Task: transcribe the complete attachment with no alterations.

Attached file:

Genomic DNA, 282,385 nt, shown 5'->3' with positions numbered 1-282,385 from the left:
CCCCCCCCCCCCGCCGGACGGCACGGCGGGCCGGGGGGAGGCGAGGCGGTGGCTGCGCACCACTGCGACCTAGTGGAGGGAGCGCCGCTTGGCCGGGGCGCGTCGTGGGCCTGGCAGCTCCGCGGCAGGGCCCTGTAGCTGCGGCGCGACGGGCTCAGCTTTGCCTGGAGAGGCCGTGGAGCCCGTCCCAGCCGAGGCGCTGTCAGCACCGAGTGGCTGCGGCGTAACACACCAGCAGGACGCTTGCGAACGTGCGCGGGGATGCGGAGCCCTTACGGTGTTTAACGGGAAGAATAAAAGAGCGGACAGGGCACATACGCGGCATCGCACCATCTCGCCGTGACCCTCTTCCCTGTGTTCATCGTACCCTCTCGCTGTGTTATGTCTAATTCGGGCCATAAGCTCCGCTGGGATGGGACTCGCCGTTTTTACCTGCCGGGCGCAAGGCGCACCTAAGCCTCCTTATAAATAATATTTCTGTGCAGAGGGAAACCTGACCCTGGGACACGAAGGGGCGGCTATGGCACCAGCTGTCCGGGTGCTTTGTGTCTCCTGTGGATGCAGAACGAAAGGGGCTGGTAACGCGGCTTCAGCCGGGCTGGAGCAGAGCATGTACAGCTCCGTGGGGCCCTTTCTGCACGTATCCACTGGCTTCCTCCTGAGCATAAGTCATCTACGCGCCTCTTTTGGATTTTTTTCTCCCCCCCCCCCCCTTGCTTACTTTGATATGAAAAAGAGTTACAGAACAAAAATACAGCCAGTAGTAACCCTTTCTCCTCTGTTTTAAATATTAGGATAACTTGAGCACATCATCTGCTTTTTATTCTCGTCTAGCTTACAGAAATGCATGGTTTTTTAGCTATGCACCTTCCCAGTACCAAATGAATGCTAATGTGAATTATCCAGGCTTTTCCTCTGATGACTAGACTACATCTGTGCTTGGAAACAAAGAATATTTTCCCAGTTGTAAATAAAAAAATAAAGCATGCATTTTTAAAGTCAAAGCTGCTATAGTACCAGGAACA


Genomic DNA, 282,385 nt, shown 5'->3' with positions numbered 1-282,385 from the left:
CCCCCCCCCCCCGCCGGACGGCACGGCGGGCCGGGGGGAGGCGAGGCGGTGGCTGCGCACCACTGCGACCTAGTGGAGGGAGCGCCGCTTGGCCGGGGCGCGTCGTGGGCCTGGCAGCTCCGCGGCAGGGCCCTGTAGCTGCGGCGCGACGGGCTCAGCTTTGCCTGGAGAGGCCGTGGAGCCCGTCCCAGCCGAGGCGCTGTCAGCACCGAGTGGCTGCGGCGTAACACACCAGCAGGACGCTTGCGAACGTGCGCGGGGATGCGGAGCCCTTACGGTGTTTAACGGGAAGAATAAAAGAGCGGACAGGGCACATACGCGGCATCGCACCATCTCGCCGTGACCCTCTTCCCTGTGTTCATCGTACCCTCTCGCTGTGTTATGTCTAATTCGGGCCATAAGCTCCGCTGGGATGGGACTCGCCGTTTTTACCTGCCGGGCGCAAGGCGCACCTAAGCCTCCTTATAAATAATATTTCTGTGCAGAGGGAAACCTGACCCTGGGACACGAAGGGGCGGCTATGGCACCAGCTGTCCGGGTGCTTTGTGTCTCCTGTGGATGCAGAACGAAAGGGGCTGGTAACGCGGCTTCAGCCGGGCTGGAGCAGAGCATGTACAGCTCCGTGGGGCCCTTTCTGCACGTATCCACTGGCTTCCTCCTGAGCATAAGTCATCTACGCGCCTCTTTTGGATTTTTTTCTCCCCCCCCCCCCCTTGCTTACTTTGATATGAAAAAGAGTTACAGAACAAAAATACAGCCAGTAGTAACCCTTTCTCCTCTGTTTTAAATATTAGGATAACTTGAGCACATCATCTGCTTTTTATTCTCGTCTAGCTTACAGAAATGCATGGTTTTTTAGCTATGCACCTTCCCAGTACCAAATGAATGCTAATGTGAATTATCCAGGCTTTTCCTCTGATGACTAGACTACATCTGTGCTTGGAAACAAAGAATATTTTCCCAGTTGTAAATAAAAAAATAAAGCATGCATTTTTAAAGTCAAAGCTGCTATAGTACCAGGAACA